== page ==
Standing out in a crowd of qualified research job applicants can often feel like waiting for rain in the middle of a drought—hopeless and disappointing. There is an abundance of jobs out there and you keep hearing about how it’s a candidate’s market right now. If the market is so good, why do you keep getting overlooked? Before you throw in the towel, take a step back and evaluate yourself. Are you selling yourself well during the application process? Do you have a complete and robust resume, cover letter and LinkedIn profile? If the answer to any of these questions is not a resounding yes, it’s time to reevaluate your market research job hunting approach. First impressions are everything.
What Story Does Your Market Research Resume Tell
Job experience and relevant accolades are great, but how these items are presented is crucial. All positions are different, but what hiring managers are always looking for is a story from candidates to explain why they are the one who best fits the role. They need a reason to move a candidate along to the interview stage. Ensure that your resume goes in-depth and gets specific about the responsibilities associated with each job title as they are not standard across companies. Send a cover letter with your resume and make sure it illustrates why you’re the right fit for the job.
Cover letters are not a one-size-fits-all either. A templated cover letter is not going to help you stand out, so make sure that it is tailored to each job you apply for to show that you have an understanding of the company and the position. Additionally, ensure details that would come across as red flags to hiring managers are addressed in your cover letter as well. Say you’ve changed research jobs every year for the last few years. Why is that? Explaining and covering your bases beforehand can ensure that no confidence is lost in you despite these potential red flags. Remember, hiring managers are looking for reasons to reject you. Why should you be a ‘yes’ instead of a ‘no’?
Tailor Your LinkedIn Profile
Your LinkedIn Profile needs to be as robust as your resume. In fact, consider putting a copy of your market research resume in your LinkedIn profile and editing it regularly. The purpose of a LinkedIn Profile is to be a resource for recruiters and hiring managers to learn more about who a candidate is, how well connected they are and how well-equipped they are for a job. If you claim to have “ABC” credentials yet you are not connected to anyone in the industry with the same credentials, that damages your credibility. With credibility in mind, here are some LinkedIn rules of thumb:
- LinkedIn connections matter. Connect with relevant professionals in the research industry. Recruiters want to see if you’re connected to mutual industry professionals.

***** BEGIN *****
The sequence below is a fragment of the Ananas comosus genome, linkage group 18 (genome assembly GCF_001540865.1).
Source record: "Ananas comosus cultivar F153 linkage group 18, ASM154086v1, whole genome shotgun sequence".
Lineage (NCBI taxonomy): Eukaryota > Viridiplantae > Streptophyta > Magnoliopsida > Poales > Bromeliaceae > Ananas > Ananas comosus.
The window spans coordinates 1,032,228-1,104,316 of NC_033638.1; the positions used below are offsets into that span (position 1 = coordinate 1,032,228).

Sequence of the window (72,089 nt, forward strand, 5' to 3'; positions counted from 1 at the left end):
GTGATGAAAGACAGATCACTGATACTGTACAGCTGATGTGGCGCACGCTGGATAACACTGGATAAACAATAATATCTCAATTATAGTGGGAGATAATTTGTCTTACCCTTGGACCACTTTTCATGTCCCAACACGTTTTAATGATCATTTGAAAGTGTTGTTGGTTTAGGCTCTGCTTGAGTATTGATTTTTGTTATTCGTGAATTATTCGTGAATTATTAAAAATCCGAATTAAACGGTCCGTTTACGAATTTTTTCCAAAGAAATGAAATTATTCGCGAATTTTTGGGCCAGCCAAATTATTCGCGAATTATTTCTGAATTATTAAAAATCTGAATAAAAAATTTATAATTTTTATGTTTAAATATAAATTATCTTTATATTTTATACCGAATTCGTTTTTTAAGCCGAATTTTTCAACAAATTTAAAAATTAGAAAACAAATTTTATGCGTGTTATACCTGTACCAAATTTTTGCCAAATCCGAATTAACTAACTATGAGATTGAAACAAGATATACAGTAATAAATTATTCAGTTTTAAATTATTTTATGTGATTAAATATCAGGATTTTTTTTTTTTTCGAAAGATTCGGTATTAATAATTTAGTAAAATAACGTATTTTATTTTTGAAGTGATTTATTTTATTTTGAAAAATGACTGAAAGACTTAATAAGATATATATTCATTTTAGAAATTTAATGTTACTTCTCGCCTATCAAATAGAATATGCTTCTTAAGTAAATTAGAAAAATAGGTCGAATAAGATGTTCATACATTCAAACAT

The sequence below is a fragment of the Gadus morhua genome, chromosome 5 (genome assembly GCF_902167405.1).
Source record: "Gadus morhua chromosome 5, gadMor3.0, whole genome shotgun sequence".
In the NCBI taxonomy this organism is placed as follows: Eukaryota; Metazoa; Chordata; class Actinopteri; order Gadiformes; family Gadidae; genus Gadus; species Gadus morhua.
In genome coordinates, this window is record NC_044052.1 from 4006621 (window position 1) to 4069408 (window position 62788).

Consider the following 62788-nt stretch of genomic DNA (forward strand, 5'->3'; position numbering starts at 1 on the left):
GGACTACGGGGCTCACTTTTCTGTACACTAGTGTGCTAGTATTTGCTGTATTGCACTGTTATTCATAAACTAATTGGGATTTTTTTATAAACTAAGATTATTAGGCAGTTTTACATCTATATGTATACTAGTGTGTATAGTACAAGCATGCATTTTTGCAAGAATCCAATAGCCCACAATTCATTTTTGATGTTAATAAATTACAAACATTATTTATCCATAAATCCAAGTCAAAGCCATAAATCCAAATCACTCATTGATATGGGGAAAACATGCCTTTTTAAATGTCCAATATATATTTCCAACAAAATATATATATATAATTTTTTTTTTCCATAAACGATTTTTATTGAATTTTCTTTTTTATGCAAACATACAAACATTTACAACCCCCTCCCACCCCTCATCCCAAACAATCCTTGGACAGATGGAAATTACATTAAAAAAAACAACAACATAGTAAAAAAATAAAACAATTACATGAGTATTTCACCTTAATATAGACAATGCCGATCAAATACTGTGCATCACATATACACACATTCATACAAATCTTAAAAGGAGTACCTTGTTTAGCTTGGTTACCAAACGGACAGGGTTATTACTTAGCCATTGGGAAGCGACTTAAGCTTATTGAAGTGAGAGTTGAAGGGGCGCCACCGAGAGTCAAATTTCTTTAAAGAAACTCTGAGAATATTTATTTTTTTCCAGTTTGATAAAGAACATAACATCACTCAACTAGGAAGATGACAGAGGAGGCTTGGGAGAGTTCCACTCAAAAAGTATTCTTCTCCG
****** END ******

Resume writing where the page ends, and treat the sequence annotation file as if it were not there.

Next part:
- Job descriptions matter. Job titles are not universal and do not entail a universal set of responsibilities. Elaborate on your duties and responsibilities in your LinkedIn experience descriptions. Be specific! That’s what the description section is there for.
- LinkedIn endorsements are not crucial. While positive endorsements on LinkedIn are great, don’t put too much emphasis on them. Recruiters don’t use these like they would use reviews on Airbnb. Reference checking is part of the hiring process–not the job candidate searching process.
- Keywords matter. Integrating keywords related to jobs you’re applying to in your LinkedIn profile is key. Use them in your market research resume as well!
- Timing matters. Mass connecting with company employees on LinkedIn during the application process can feel like spam and might muddy the waters. Wait until you’re through to the interviewing process to connect with company employees.
Know What You Want
What do you want and why are you qualified to do it? The better a candidate can answer these questions, the easier it is for recruiters to define your candidate profile and find a research job that fits. After all, it’s a recruiter’s job to help you find a job opening that matches your needs, qualifications and desires. If someone can define what they want and prove that they can do it, recruiters can find the right research job for them. Know your value as a candidate, and do not be afraid to show it.
Recruiters are a great way to connect with jobs and find that perfect fit – it’s what they do all day every day. Trusted Talent has the skills and experience to match the right candidates with the right roles, but even we will ask some things of you to help set you up for success. Ensure that you know what you want, can easily define it and can fully illustrate what you already can and have done. Once you know these things, and have an updated and complete LinkedIn profile, you can expect a great journey from there.